Social Studies Academic Standards Committees
Traditional v. Radical: Two Competing Worldviews
John Fonte described it as follows:
"Beneath the surface of American politics an intense ideological struggle is being waged between two competing worldviews. [The traditional view favors] the transmission of the American regime, [(values) the other camp favors] its transformation." [Policy Review, 12-2000, pp. 15 & 31]
The Declaration of Independance says:
"When in the Course of human events it becomes necessary for one people to dissolve the political bands which have connected them with another and to assume among the Powers of the earth, the separate and equal station to which the Laws of Nature and Nature's God entitle them, a decent respect to the opinions of mankind require that they should declare the causes which impel them to the separation."
"We hold these truths to be self-evident, that all men are created equal, that they are endowed by their Creator with certain unalienable Rights, that among these are Life, Liberty and the pursuit of Happiness. That to secure these rights, Governments are instituted among Men, deriving their just powers from the consent of the governed."
Key Principles in the Declaration
1. National sovereignty
2. Natural Law
3. Self evident truths.
4. Equality before God.
5. God-given (inherent) rights of
9. Government's purpose is to protect the God-given rights.
10. Popular sovereignty.
|Traditional View:||Radical View:|
|What is the purpose of Government?|
|Protect the inherent (God-given) rights.||Enhance the common good (or a combination of both views).|
|What is the role of the courts?|
|Settle disputes based on law, especially the Constitution.||Amend the Constitution (informal method) and to interpret (reinterpret) the Constitution so that it is "relevant to the times."|
|How is federalism defined?|
|Powers are separated between the federal government and the states. The Constitution delegates (delegated powers) certain powers to the federal government. Those not delegated are reserved (reserved powers) for the states and the people.||Ignore the Tenth Amendment to the Constitution.|
|Who were the Founders of our nation?|
|The Founders of our nation were those people who actually played a vital role in creating the United States.||The Founders of our nation were those people who are/were underrepresented in our history books and who have supposedly been exploited by white males.|
|How was our nation formed?|
|Our nation was formed by immigrants, primarily from Europe, who brought their religious and cultural beliefs and traditions with them.||Our nation was formed by the interplay of three cultures - European, African and Native American.|
|How should government be studied?|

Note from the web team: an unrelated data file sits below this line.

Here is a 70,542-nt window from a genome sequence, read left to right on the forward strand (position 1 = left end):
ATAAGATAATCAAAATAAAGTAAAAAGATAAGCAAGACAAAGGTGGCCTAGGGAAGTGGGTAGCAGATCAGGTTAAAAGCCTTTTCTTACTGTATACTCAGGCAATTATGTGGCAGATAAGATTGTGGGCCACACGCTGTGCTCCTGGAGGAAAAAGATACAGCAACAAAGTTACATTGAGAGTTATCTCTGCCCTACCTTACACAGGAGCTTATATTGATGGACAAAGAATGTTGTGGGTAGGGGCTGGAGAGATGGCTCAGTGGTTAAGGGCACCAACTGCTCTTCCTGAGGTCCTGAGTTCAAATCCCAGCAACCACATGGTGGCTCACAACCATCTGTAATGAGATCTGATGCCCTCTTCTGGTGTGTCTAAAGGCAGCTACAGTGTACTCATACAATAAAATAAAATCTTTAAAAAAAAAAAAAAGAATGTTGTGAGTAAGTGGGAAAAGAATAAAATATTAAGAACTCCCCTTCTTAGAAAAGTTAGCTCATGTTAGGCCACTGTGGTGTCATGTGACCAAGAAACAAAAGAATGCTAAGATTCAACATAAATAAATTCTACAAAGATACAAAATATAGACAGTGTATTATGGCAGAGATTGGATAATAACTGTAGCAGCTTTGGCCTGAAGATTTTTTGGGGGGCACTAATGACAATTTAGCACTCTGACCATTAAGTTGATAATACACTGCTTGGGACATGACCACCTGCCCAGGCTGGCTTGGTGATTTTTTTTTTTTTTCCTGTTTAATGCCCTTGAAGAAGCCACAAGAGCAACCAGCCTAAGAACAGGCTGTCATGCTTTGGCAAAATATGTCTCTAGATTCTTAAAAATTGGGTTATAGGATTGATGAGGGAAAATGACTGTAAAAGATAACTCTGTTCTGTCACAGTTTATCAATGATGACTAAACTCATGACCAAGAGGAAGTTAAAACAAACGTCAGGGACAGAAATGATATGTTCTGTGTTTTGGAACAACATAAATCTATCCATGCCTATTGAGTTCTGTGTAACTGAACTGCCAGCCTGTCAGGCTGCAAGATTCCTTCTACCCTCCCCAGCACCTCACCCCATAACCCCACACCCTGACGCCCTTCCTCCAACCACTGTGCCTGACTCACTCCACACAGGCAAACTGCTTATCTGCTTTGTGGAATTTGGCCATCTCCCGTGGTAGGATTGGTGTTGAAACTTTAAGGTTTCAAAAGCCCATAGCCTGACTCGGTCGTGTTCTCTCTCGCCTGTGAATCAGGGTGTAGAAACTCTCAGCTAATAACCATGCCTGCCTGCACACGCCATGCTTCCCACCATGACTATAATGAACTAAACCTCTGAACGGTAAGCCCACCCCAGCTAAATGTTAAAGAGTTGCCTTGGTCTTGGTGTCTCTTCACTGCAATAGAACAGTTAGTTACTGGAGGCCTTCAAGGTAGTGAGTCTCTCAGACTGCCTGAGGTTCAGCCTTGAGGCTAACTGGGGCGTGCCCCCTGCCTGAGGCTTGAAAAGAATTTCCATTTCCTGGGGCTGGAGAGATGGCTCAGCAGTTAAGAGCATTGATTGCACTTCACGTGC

|Civics and government are academic disciplines that should be studied by course work in these disciplines.||Civics and government consist of various interdisciplinary themes that should be studied in every other course including mathematics and science.|
|Should the Culture and Government of the United States be promoted?|
|Yes. The United States has been a beacon of freedom, opportunity and prosperity for the rest of the world.||No. At best, all cultures are equal; at worst, U.S. government and culture has exploited the rest of the world.|
|What does it mean to study democracy?|
|It means to study the principles of United States government, although some comparisons may be made to other "democracies."||It means to study all the "democracies" of the world and find out what they have in common. These common traits are viewed as being superior to our government.|
|What is the relationship between rights and government?|
|Government exists to protect the inherent rights of people.||There is a balance between people’s rights to be protected by government and their responsibilities to government.|
|What is "Republican" form of government?|
|A republican form of government is representative government as described in our Constitution.||A republican form of government believes that the common good takes priority over individual rights.|
|How about the Universal Declaration of Human Rights?|
|The Universal Declaration of Human Rights makes human rights inferior to government decisions. For that reason it is unacceptable.||The Universal Declaration of Human rights is equal to, or superior to, the U.S. Bill of Rights because it is cosmopolitan and contemporary.|
|How was our government formed?|
|The basic principles of our government are laid down in our Declaration of Independence and Constitution. There have been some changes, some for the better, some for the worse.||The only constant is change. Our government continues to evolve.|
American History and Civics Education Act of 2003
"KEY DOCUMENTS - The term 'key documents' means the documents that established or explained the foundational principles of democracy in the United States, including the U.S. Constitution and the amendments to the Constitution (particularly the Bill of Rights), the Declaration of Independence, the Federalist Papers, and the Emancipation Proclamation." *******
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